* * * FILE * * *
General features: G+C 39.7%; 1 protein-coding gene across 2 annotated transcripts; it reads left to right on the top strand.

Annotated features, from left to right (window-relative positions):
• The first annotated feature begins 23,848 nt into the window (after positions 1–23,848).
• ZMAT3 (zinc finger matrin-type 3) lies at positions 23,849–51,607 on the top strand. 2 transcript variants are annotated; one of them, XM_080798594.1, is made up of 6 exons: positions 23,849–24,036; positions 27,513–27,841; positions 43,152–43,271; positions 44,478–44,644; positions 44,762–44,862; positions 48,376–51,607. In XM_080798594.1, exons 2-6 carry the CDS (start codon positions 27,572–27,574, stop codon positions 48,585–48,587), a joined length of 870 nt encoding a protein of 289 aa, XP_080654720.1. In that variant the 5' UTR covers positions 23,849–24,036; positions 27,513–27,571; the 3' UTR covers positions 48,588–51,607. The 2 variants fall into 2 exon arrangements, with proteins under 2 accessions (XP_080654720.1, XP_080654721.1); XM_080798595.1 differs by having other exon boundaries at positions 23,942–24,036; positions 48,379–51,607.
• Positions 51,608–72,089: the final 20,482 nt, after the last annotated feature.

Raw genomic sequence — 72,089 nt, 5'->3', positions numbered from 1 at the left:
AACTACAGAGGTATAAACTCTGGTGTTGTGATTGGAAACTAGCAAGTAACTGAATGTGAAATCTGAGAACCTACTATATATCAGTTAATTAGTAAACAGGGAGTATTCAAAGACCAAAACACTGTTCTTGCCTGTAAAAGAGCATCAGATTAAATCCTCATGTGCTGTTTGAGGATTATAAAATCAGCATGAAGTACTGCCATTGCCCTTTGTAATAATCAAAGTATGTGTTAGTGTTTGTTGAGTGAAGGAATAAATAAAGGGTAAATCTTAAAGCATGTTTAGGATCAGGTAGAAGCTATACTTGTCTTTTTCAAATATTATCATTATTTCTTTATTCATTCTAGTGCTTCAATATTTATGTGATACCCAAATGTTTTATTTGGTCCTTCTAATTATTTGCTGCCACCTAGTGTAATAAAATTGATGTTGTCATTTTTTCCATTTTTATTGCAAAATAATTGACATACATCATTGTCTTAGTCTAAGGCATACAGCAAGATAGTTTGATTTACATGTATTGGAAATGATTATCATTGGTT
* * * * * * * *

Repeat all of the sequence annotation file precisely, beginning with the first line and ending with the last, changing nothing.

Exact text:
General features: G+C 39.7%; 1 protein-coding gene across 2 annotated transcripts; it reads left to right on the top strand.

Annotated features, from left to right (window-relative positions):
• The first annotated feature begins 23,848 nt into the window (after positions 1–23,848).
• ZMAT3 (zinc finger matrin-type 3) lies at positions 23,849–51,607 on the top strand. 2 transcript variants are annotated; one of them, XM_080798594.1, is made up of 6 exons: positions 23,849–24,036; positions 27,513–27,841; positions 43,152–43,271; positions 44,478–44,644; positions 44,762–44,862; positions 48,376–51,607. In XM_080798594.1, exons 2-6 carry the CDS (start codon positions 27,572–27,574, stop codon positions 48,585–48,587), a joined length of 870 nt encoding a protein of 289 aa, XP_080654720.1. In that variant the 5' UTR covers positions 23,849–24,036; positions 27,513–27,571; the 3' UTR covers positions 48,588–51,607. The 2 variants fall into 2 exon arrangements, with proteins under 2 accessions (XP_080654720.1, XP_080654721.1); XM_080798595.1 differs by having other exon boundaries at positions 23,942–24,036; positions 48,379–51,607.
• Positions 51,608–72,089: the final 20,482 nt, after the last annotated feature.

Raw genomic sequence — 72,089 nt, 5'->3', positions numbered from 1 at the left:
AACTACAGAGGTATAAACTCTGGTGTTGTGATTGGAAACTAGCAAGTAACTGAATGTGAAATCTGAGAACCTACTATATATCAGTTAATTAGTAAACAGGGAGTATTCAAAGACCAAAACACTGTTCTTGCCTGTAAAAGAGCATCAGATTAAATCCTCATGTGCTGTTTGAGGATTATAAAATCAGCATGAAGTACTGCCATTGCCCTTTGTAATAATCAAAGTATGTGTTAGTGTTTGTTGAGTGAAGGAATAAATAAAGGGTAAATCTTAAAGCATGTTTAGGATCAGGTAGAAGCTATACTTGTCTTTTTCAAATATTATCATTATTTCTTTATTCATTCTAGTGCTTCAATATTTATGTGATACCCAAATGTTTTATTTGGTCCTTCTAATTATTTGCTGCCACCTAGTGTAATAAAATTGATGTTGTCATTTTTTCCATTTTTATTGCAAAATAATTGACATACATCATTGTCTTAGTCTAAGGCATACAGCAAGATAGTTTGATTTACATGTATTGGAAATGATTATCATTGGTT